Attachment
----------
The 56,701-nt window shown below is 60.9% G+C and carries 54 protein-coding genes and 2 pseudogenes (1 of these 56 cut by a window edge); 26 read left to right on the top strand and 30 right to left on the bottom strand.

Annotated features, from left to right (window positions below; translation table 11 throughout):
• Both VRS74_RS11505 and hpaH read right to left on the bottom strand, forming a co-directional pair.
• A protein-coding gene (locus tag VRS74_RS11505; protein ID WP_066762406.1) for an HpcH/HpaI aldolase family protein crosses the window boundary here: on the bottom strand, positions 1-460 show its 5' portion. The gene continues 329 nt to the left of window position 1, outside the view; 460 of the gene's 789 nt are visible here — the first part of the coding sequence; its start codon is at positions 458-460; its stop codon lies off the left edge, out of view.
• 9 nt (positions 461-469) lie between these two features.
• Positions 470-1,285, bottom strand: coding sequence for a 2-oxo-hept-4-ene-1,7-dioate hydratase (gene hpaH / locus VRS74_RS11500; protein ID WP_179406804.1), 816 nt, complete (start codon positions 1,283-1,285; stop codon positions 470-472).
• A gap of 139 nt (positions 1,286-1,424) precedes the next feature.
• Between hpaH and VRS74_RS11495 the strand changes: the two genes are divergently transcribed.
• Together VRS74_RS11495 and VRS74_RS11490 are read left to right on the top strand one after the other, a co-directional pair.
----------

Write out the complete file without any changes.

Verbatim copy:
The 56,701-nt window shown below is 60.9% G+C and carries 54 protein-coding genes and 2 pseudogenes (1 of these 56 cut by a window edge); 26 read left to right on the top strand and 30 right to left on the bottom strand.

Annotated features, from left to right (window positions below; translation table 11 throughout):
• Both VRS74_RS11505 and hpaH read right to left on the bottom strand, forming a co-directional pair.
• A protein-coding gene (locus tag VRS74_RS11505; protein ID WP_066762406.1) for an HpcH/HpaI aldolase family protein crosses the window boundary here: on the bottom strand, positions 1-460 show its 5' portion. The gene continues 329 nt to the left of window position 1, outside the view; 460 of the gene's 789 nt are visible here — the first part of the coding sequence; its start codon is at positions 458-460; its stop codon lies off the left edge, out of view.
• 9 nt (positions 461-469) lie between these two features.
• Positions 470-1,285, bottom strand: coding sequence for a 2-oxo-hept-4-ene-1,7-dioate hydratase (gene hpaH / locus VRS74_RS11500; protein ID WP_179406804.1), 816 nt, complete (start codon positions 1,283-1,285; stop codon positions 470-472).
• A gap of 139 nt (positions 1,286-1,424) precedes the next feature.
• Between hpaH and VRS74_RS11495 the strand changes: the two genes are divergently transcribed.
• Together VRS74_RS11495 and VRS74_RS11490 are read left to right on the top strand one after the other, a co-directional pair.